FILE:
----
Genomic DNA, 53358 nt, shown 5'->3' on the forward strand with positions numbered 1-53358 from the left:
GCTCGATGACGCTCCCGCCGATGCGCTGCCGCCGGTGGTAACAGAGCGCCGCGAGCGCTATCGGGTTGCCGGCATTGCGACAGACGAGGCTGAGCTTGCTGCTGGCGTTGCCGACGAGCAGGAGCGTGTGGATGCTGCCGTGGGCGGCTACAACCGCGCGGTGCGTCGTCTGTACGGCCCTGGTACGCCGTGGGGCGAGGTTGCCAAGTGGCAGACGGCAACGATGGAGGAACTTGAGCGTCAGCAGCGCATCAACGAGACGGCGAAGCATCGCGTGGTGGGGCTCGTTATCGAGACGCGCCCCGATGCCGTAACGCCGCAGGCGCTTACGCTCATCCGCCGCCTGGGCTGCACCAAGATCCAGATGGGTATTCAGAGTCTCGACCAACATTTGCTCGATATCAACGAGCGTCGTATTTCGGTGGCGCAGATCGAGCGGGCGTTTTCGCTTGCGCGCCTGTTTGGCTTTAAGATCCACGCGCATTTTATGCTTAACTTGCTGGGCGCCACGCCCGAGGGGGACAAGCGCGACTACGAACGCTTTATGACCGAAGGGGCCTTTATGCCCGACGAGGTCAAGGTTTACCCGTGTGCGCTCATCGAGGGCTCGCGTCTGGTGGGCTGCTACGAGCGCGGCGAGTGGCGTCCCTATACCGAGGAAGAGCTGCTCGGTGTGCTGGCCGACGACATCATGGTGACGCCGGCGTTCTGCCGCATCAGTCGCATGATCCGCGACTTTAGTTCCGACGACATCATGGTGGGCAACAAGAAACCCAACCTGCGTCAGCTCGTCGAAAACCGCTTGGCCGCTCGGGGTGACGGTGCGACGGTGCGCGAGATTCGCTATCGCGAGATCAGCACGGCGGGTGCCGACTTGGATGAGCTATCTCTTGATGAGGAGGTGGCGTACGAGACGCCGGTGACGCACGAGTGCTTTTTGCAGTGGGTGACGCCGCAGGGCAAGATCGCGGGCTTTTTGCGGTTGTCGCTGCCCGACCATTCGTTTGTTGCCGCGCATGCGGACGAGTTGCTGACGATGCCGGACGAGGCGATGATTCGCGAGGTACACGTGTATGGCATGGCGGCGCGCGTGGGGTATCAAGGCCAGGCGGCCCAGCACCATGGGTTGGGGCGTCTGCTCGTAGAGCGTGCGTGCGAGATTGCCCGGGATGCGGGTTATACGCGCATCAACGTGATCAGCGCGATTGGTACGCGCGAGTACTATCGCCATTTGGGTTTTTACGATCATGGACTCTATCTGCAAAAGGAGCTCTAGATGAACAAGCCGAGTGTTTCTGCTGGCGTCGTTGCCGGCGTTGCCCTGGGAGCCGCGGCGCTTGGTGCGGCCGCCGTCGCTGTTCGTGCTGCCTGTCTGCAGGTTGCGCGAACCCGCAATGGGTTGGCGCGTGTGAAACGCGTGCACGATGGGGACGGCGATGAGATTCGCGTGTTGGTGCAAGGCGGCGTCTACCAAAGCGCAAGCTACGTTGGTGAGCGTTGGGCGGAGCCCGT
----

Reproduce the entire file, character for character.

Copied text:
Genomic DNA, 53358 nt, shown 5'->3' on the forward strand with positions numbered 1-53358 from the left:
GCTCGATGACGCTCCCGCCGATGCGCTGCCGCCGGTGGTAACAGAGCGCCGCGAGCGCTATCGGGTTGCCGGCATTGCGACAGACGAGGCTGAGCTTGCTGCTGGCGTTGCCGACGAGCAGGAGCGTGTGGATGCTGCCGTGGGCGGCTACAACCGCGCGGTGCGTCGTCTGTACGGCCCTGGTACGCCGTGGGGCGAGGTTGCCAAGTGGCAGACGGCAACGATGGAGGAACTTGAGCGTCAGCAGCGCATCAACGAGACGGCGAAGCATCGCGTGGTGGGGCTCGTTATCGAGACGCGCCCCGATGCCGTAACGCCGCAGGCGCTTACGCTCATCCGCCGCCTGGGCTGCACCAAGATCCAGATGGGTATTCAGAGTCTCGACCAACATTTGCTCGATATCAACGAGCGTCGTATTTCGGTGGCGCAGATCGAGCGGGCGTTTTCGCTTGCGCGCCTGTTTGGCTTTAAGATCCACGCGCATTTTATGCTTAACTTGCTGGGCGCCACGCCCGAGGGGGACAAGCGCGACTACGAACGCTTTATGACCGAAGGGGCCTTTATGCCCGACGAGGTCAAGGTTTACCCGTGTGCGCTCATCGAGGGCTCGCGTCTGGTGGGCTGCTACGAGCGCGGCGAGTGGCGTCCCTATACCGAGGAAGAGCTGCTCGGTGTGCTGGCCGACGACATCATGGTGACGCCGGCGTTCTGCCGCATCAGTCGCATGATCCGCGACTTTAGTTCCGACGACATCATGGTGGGCAACAAGAAACCCAACCTGCGTCAGCTCGTCGAAAACCGCTTGGCCGCTCGGGGTGACGGTGCGACGGTGCGCGAGATTCGCTATCGCGAGATCAGCACGGCGGGTGCCGACTTGGATGAGCTATCTCTTGATGAGGAGGTGGCGTACGAGACGCCGGTGACGCACGAGTGCTTTTTGCAGTGGGTGACGCCGCAGGGCAAGATCGCGGGCTTTTTGCGGTTGTCGCTGCCCGACCATTCGTTTGTTGCCGCGCATGCGGACGAGTTGCTGACGATGCCGGACGAGGCGATGATTCGCGAGGTACACGTGTATGGCATGGCGGCGCGCGTGGGGTATCAAGGCCAGGCGGCCCAGCACCATGGGTTGGGGCGTCTGCTCGTAGAGCGTGCGTGCGAGATTGCCCGGGATGCGGGTTATACGCGCATCAACGTGATCAGCGCGATTGGTACGCGCGAGTACTATCGCCATTTGGGTTTTTACGATCATGGACTCTATCTGCAAAAGGAGCTCTAGATGAACAAGCCGAGTGTTTCTGCTGGCGTCGTTGCCGGCGTTGCCCTGGGAGCCGCGGCGCTTGGTGCGGCCGCCGTCGCTGTTCGTGCTGCCTGTCTGCAGGTTGCGCGAACCCGCAATGGGTTGGCGCGTGTGAAACGCGTGCACGATGGGGACGGCGATGAGATTCGCGTGTTGGTGCAAGGCGGCGTCTACCAAAGCGCAAGCTACGTTGGTGAGCGTTGGGCGGAGCCCGT